Ensuring public health was something that Shipp contended Seven Oak had done, in part through maintaining physical distance. In his cross examination of county health administrator Penny Caudill, Shipp asked, “I wonder, do you have any evidence…that Seven Oaks…has been a source of disproportionate community spread as a result of its masking policy?” Caudill replied, “Not that I’m aware of.”
Commissioner Penny Githens reacted to that line of reasoning by saying about public health, “So my understanding is that this needs to be proactive, not reactive.”
On the question of whether enforcement of the health order would have an adverse impact on people experiencing a disability, Shipp pointed to the 13 percent of the student body at Seven Oaks that qualifies for special education services.
From the written papers filed by the school: “For many of these students, the inability to distinctly see and hear classmates and teachers, or to have the benefit of social cues, presents a barrier to effective learning, whether academic or social and emotional.”
Commissioner Githens quizzed Shipp on Seven Oaks’s students with disabilities:
Githens: And then, again, referring back to the data that you provided the state for the October 1 counts for 2020. You list several students that have severe disabilities. And when I went through your list of who was on the Seven Oaks staff—Who is qualified to work with students with severe disabilities? By name, who’s that staff member?
Shipp: I’m sorry, what is your question?
Githens: OK, you’re arguing that you should have exemptions based upon disabilities of some of your students. And some of your students, according to the count that was given last year to the State Department of Education, you have several students with severe disabilities. And I want to know who on your staff is qualified, is licensed, to work with students with severe disabilities.
Shipp: I’m sorry, I’m not sure I understand the relevance of your question. I’ve merely…
Githens: …It doesn’t matter if you understand the relevance. I’m asking the question, because you raised the issue about disabilities and needing waivers for certain…well, you’re asking for us to make a decision. And so I’m asking how you get to that conclusion that they’re needed for those students, when you don’t have anybody on staff who’s qualified to work with them.
Shipp: I’m sorry, the disabilities I pointed to, by and large, are not in the category of severe disabilities.
Githens: Autism is, according to the state. So is traumatic brain injury….the orthopedic impairment that you had listed. That’s state data that you reported. So, who is qualified to be giving you the information that you would need to make these arguments?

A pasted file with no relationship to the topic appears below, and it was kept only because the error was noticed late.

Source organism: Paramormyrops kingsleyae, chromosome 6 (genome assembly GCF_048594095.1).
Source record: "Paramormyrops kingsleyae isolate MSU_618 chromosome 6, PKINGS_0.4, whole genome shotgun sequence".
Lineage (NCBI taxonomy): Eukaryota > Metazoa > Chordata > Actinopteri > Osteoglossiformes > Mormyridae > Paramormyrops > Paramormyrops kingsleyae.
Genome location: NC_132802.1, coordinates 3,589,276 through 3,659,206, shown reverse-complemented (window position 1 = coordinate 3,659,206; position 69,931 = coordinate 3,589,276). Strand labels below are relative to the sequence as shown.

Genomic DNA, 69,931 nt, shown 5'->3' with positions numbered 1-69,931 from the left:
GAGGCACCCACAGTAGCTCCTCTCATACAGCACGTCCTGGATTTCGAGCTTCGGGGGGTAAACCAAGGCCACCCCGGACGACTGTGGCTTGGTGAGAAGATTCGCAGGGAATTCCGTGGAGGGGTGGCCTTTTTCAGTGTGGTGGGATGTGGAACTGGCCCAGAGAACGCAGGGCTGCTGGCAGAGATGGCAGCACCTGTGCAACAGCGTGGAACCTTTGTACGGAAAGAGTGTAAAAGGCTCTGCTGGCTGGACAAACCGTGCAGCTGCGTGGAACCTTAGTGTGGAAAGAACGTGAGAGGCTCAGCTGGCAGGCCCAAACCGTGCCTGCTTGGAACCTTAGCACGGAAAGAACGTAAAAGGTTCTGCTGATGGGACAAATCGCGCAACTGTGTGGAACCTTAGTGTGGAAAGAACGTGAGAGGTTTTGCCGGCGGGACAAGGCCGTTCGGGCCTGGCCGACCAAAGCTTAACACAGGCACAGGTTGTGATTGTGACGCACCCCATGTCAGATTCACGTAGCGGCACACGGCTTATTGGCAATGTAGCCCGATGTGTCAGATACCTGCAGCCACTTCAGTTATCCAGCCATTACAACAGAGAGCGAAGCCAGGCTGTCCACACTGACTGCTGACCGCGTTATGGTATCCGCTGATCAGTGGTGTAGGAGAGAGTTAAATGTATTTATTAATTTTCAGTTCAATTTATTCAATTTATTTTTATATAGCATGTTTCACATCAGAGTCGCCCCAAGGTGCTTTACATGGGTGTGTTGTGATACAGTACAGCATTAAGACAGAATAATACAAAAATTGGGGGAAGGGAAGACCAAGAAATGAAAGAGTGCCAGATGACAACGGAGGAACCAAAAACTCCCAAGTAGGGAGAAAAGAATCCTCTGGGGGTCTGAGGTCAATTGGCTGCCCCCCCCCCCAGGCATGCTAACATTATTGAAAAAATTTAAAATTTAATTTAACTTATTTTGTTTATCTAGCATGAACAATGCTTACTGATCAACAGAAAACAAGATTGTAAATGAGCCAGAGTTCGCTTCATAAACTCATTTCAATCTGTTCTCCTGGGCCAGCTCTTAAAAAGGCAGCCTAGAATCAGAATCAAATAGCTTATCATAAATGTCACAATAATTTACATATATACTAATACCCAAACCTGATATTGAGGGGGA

Shipp: I’ve tried to show the bases of my arguments. I didn’t actually appeal to our special education teachers, because I thought that the best authority are not necessarily daily practitioners in many cases, but those who are conducting scientific studies relevant to the consideration relevant to the argument.
Githens: Without proper people on staff, you can’t give us data that shows that any of these kids are being held back, because they would have masks on. You have no data for those kids. And you don’t have anybody qualified to be working with them.
Shipp: I’m sorry. This line of questioning seems to obscure more than illuminate. Again, I realize, you said you’ve not had much time yet to wade through the evidence that I’ve submitted. I would encourage you to take that time. I know that there’s a window for consideration that’s allowed under the state ordinance and I think you’ll find that some of your concerns are alleviated as you work through the evidence that I’ve submitted.
After more than two and a half hours of presentations and cross examinations, county commissioners were inclined to take everything under advisement and leave a decision until later.
Commissioner Lee Jones put it like this: “It seems to me that we were given a huge amount of information on Friday that is all relevant to this topic.”
Jones continued, “And I don’t think any of us actually managed to study every bit of that information.” She added, “So I would be rather inclined to put off a vote until we can really go through all that information then and get a good understanding of it.”
County attorney Jeff Cockerill suggested that a vote could come as soon as the work session that follows this Wednesday’s (Sept. 22) regular 10 a.m. weekly meeting of the commissioners. If commissioners are not ready for a vote by then, then the following week’s work session would be a possibility, Cockerill said.